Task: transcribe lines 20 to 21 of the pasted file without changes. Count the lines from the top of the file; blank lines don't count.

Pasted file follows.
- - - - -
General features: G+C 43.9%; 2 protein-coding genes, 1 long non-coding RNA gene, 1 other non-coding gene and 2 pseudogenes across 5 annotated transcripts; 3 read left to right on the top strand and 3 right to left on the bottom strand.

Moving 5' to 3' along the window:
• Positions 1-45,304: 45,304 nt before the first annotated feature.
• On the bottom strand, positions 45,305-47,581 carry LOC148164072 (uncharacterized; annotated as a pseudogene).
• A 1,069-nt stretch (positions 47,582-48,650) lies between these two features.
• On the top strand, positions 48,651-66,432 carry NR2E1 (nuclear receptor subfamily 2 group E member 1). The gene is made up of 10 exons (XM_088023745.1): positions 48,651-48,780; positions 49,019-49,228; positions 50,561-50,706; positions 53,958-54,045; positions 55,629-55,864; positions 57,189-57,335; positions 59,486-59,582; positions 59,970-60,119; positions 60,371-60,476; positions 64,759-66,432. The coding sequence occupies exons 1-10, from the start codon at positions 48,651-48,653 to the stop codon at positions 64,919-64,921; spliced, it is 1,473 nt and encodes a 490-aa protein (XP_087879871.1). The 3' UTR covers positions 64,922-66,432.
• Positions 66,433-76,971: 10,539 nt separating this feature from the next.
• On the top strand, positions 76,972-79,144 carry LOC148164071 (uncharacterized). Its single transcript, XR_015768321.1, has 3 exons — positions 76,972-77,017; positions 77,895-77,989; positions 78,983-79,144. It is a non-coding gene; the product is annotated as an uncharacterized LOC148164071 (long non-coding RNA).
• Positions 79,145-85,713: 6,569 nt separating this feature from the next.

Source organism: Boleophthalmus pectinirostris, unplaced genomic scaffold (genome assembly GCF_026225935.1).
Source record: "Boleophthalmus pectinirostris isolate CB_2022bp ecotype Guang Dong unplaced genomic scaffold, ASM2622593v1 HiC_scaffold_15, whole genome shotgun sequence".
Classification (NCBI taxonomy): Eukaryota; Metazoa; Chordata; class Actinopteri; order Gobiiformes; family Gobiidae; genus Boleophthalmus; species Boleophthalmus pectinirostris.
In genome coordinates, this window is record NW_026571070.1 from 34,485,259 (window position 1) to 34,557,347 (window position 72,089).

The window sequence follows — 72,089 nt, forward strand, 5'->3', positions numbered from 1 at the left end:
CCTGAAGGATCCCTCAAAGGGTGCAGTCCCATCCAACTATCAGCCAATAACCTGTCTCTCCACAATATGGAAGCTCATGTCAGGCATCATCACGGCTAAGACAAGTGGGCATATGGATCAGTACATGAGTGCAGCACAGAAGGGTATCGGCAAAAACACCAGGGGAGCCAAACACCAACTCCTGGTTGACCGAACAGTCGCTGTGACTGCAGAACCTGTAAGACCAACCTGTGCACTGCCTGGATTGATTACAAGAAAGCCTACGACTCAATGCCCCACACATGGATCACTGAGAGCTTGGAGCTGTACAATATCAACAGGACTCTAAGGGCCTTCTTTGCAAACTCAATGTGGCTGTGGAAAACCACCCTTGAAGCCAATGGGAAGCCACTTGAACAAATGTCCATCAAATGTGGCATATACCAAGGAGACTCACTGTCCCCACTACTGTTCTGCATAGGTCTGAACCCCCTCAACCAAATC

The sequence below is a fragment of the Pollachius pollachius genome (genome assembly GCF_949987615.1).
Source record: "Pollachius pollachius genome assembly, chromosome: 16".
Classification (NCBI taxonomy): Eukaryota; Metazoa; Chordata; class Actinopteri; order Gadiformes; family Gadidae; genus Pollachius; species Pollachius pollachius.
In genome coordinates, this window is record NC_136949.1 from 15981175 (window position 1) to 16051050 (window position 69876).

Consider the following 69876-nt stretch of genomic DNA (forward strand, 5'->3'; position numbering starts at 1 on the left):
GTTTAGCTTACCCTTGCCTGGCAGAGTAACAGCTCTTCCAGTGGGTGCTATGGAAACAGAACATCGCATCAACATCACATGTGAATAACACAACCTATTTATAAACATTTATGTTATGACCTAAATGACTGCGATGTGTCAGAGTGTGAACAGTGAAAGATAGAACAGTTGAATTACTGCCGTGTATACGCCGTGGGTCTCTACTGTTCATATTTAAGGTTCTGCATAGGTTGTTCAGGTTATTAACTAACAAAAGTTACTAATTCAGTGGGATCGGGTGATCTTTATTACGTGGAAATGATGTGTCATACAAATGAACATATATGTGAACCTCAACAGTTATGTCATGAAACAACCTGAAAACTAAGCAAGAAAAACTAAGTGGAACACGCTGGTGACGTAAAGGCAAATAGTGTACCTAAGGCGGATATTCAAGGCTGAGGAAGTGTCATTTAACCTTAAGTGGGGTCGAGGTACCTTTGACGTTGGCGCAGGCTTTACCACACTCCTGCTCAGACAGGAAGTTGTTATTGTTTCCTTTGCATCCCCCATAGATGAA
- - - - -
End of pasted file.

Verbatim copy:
Consider the following 69876-nt stretch of genomic DNA (forward strand, 5'->3'; position numbering starts at 1 on the left):
GTTTAGCTTACCCTTGCCTGGCAGAGTAACAGCTCTTCCAGTGGGTGCTATGGAAACAGAACATCGCATCAACATCACATGTGAATAACACAACCTATTTATAAACATTTATGTTATGACCTAAATGACTGCGATGTGTCAGAGTGTGAACAGTGAAAGATAGAACAGTTGAATTACTGCCGTGTATACGCCGTGGGTCTCTACTGTTCATATTTAAGGTTCTGCATAGGTTGTTCAGGTTATTAACTAACAAAAGTTACTAATTCAGTGGGATCGGGTGATCTTTATTACGTGGAAATGATGTGTCATACAAATGAACATATATGTGAACCTCAACAGTTATGTCATGAAACAACCTGAAAACTAAGCAAGAAAAACTAAGTGGAACACGCTGGTGACGTAAAGGCAAATAGTGTACCTAAGGCGGATATTCAAGGCTGAGGAAGTGTCATTTAACCTTAAGTGGGGTCGAGGTACCTTTGACGTTGGCGCAGGCTTTACCACACTCCTGCTCAGACAGGAAGTTGTTATTGTTTCCTTTGCATCCCCCATAGATGAA